But this is all a foil to the tax collector. He slinks when the Pharisee walks proud. He sits when the Pharisee stands. He whispers when the Pharisee speaks up. He repents when the Pharisee boasts. He knows his sinful place before a sinless God when the Pharisee goes to God almost as equal.
And the tax collector whispers, “God be merciful to me, a sinner.”
One thought comes to us from C.S. Lewis, from his essay, The Weight of Glory. He writes about humility and repentance: as he matured in his Christianity, he stumbles upon “what is in fact the humblest, the most childlike, the most creaturely of pleasures—nay, the specific pleasure of the inferior: the pleasure a beast before men, a child before its father, a pupil before his teacher, a creature before its Creator.”
The specific pleasure of the inferior. The joy of a dog before its master. The joy of a baby in its mother’s arms. The joy of a learner in learning from the learned. The joy of the creature before its creator.
To know beyond a shadow of a doubt that our pleasure is first and best to receive all that God is giving to us. To receive every bit of forgiveness that he would shower down upon us, to remember again the washing of holy baptism, to eat and to drink again for the very same forgiveness.
To know, first and best, that God is God and we are not. And second, to remember that it is purely God’s nature to be merciful to the undeserving. Did you catch that about the tax collector’s prayer? That he’s asking his God to do and be exactly what he does and who he is. And third, to ask that God would be God, that he would do what is in his nature to do, right here in our midst.
Because the real beauty of Lutheran theology is that it was never about the best of humanity. The beauty of Lutheran theology is that the good, the rich, the talented, the eloquent, any and all are that have and enjoy the good things of this life, they are saved the very same way that every alcoholic, drug-addicted, foolish, angry, sexually immoral, immature, homicidal wreck of a human life. Even those at the top of their game, even those who are well-educated, healthy, strong, good looking, marriageable, with good eyes and clean living, those who are on their way to checking off all the things on their bucket list, even they are far from the kingdom of God until they repent.
By the grace of Christ. By the love of God, taken human form, marched up to Calvary, hung on a cross until he was good and dead, then raised from the tomb.
By the mercy of God, by the great riches of who Jesus is, doled out and spent down to the very last cent, spent down to the point of his death, so that your reward might be rich in heaven.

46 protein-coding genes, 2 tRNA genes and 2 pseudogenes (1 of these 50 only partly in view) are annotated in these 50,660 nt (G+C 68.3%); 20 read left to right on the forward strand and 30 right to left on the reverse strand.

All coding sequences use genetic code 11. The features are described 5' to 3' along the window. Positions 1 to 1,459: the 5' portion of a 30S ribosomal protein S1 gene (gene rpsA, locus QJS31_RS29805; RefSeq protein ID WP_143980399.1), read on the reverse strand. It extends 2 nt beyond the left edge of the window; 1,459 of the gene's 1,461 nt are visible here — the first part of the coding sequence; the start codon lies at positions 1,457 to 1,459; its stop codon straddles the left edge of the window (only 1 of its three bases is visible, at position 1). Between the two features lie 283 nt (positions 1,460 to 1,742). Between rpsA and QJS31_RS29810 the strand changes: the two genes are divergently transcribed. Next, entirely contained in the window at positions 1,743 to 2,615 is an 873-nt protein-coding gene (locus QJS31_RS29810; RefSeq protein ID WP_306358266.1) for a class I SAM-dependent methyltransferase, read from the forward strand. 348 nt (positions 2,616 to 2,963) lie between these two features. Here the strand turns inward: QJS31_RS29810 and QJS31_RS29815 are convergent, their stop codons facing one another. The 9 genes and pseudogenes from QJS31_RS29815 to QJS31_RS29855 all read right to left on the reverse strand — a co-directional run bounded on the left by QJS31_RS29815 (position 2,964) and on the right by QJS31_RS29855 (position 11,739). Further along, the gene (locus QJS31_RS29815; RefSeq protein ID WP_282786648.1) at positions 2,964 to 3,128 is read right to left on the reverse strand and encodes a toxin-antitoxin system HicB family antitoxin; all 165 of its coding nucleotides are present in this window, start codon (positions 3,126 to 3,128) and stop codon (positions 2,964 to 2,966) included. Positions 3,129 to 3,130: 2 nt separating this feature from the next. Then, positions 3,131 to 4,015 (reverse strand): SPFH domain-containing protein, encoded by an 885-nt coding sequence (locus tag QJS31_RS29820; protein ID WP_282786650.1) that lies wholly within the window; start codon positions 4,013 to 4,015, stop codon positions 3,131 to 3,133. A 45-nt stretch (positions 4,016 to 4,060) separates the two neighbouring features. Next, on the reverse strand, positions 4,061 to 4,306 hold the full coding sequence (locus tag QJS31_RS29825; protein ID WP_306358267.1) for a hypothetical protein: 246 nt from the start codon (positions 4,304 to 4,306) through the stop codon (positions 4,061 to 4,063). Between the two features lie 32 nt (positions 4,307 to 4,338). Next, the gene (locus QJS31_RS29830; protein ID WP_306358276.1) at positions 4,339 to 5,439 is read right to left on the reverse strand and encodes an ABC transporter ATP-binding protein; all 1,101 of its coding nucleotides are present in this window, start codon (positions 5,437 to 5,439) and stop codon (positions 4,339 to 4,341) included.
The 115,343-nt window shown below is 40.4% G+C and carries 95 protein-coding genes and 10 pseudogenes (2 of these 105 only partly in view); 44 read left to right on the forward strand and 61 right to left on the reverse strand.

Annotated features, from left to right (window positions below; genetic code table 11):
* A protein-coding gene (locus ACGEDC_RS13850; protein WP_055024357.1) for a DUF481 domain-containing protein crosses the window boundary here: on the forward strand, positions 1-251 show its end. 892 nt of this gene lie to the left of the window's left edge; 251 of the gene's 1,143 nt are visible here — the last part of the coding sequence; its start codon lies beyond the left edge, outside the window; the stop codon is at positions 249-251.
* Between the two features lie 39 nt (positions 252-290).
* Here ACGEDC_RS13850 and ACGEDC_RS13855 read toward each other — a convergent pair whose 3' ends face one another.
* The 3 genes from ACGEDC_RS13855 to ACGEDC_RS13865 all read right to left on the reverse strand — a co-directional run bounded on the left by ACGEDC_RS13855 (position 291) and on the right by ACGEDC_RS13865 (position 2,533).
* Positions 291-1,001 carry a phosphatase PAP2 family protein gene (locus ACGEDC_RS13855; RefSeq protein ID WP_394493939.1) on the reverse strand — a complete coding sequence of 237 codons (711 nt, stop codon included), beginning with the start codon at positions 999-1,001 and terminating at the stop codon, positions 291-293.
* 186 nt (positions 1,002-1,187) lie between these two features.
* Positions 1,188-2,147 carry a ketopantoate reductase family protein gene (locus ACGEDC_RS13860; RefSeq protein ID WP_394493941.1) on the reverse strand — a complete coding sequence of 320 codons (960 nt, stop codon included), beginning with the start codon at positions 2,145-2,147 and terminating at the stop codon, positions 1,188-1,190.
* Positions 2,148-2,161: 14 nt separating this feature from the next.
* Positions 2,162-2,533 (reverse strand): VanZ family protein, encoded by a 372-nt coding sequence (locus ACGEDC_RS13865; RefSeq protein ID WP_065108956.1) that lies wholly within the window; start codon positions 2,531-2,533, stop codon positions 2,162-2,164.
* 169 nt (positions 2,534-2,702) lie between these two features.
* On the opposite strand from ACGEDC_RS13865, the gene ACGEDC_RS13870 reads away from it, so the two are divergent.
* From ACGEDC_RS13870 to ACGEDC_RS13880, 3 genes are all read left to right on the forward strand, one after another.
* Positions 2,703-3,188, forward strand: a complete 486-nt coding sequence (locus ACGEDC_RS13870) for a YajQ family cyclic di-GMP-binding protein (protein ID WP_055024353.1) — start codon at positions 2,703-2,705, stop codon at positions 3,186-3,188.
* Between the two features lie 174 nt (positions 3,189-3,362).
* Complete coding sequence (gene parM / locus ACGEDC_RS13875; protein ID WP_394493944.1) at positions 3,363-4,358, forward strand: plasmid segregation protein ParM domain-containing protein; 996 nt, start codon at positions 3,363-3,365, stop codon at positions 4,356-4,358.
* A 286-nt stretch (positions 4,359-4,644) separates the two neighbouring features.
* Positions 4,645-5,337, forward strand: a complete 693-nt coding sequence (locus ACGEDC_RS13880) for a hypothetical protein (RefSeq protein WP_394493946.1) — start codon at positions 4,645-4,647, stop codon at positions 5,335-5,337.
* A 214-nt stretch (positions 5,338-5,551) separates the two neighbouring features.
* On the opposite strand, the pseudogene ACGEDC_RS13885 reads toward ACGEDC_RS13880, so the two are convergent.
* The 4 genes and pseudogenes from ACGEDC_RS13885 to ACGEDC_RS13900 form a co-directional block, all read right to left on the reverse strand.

By the son of God, by the love of the Father for his son, we are adopted into the family of God, we are given the full inheritance of sons, the eternal life of Jesus Christ.
And that is an incredible work. Our God, in every deed, in every word, he is working to bring about what will come in full when Jesus Christ comes again. He is working to renew all of creation so that those who believe and are baptized might live with him in his kingdom and serve him in everlasting righteousness, innocence and blessedness. That’s incredibly complex.
But all he requires of us is the faith of a simple child. Let me paraphrase Greg Finke. A car is both incredibly complex and incredibly simple. There are so many things that have to happen so precisely that make timed explosions happen in sequence so that wheels turn, steering wheels steer, headlights work, ipods play and I get to where I am going. But here’s the thing. I don’t need to know all of that. Someone else has designed it. Someone else has done the incredibly complex work. Someone else has done the heavy lifting, and they’ve done all that so that all I need to do is turn the key.
And I tell you that to tell you this: Christ has done and is doing the incredibly complex work in your life and in the world. He is working in his time, in his way, in your conflicts, in your life. He is drawing you and others to repentance. He is paving the way for reconciliation. He is preparing the ground so that his kingdom would come and his will would be done. Don’t try to do his work. He’s got it.
Instead, take up the incredibly simple job of being a little child. Knowing that God is God and you are not. Knowing that our identity rests on being first and best redeemed children of God. Rejoicing in the inferiority of being a creature before the creator.
And following that creator wherever he would lead. Where is he leading you? What incredibly complex work is he doing, so that he can lead you through like a little child? What pathways has his grace paved for us, so that we can follow where he leads? God be merciful to me, a sinner. God, thank you for your mercy to me, a sinner.
Amen and Amen.
Worship Sermons & Letters
Pastor Paul Muther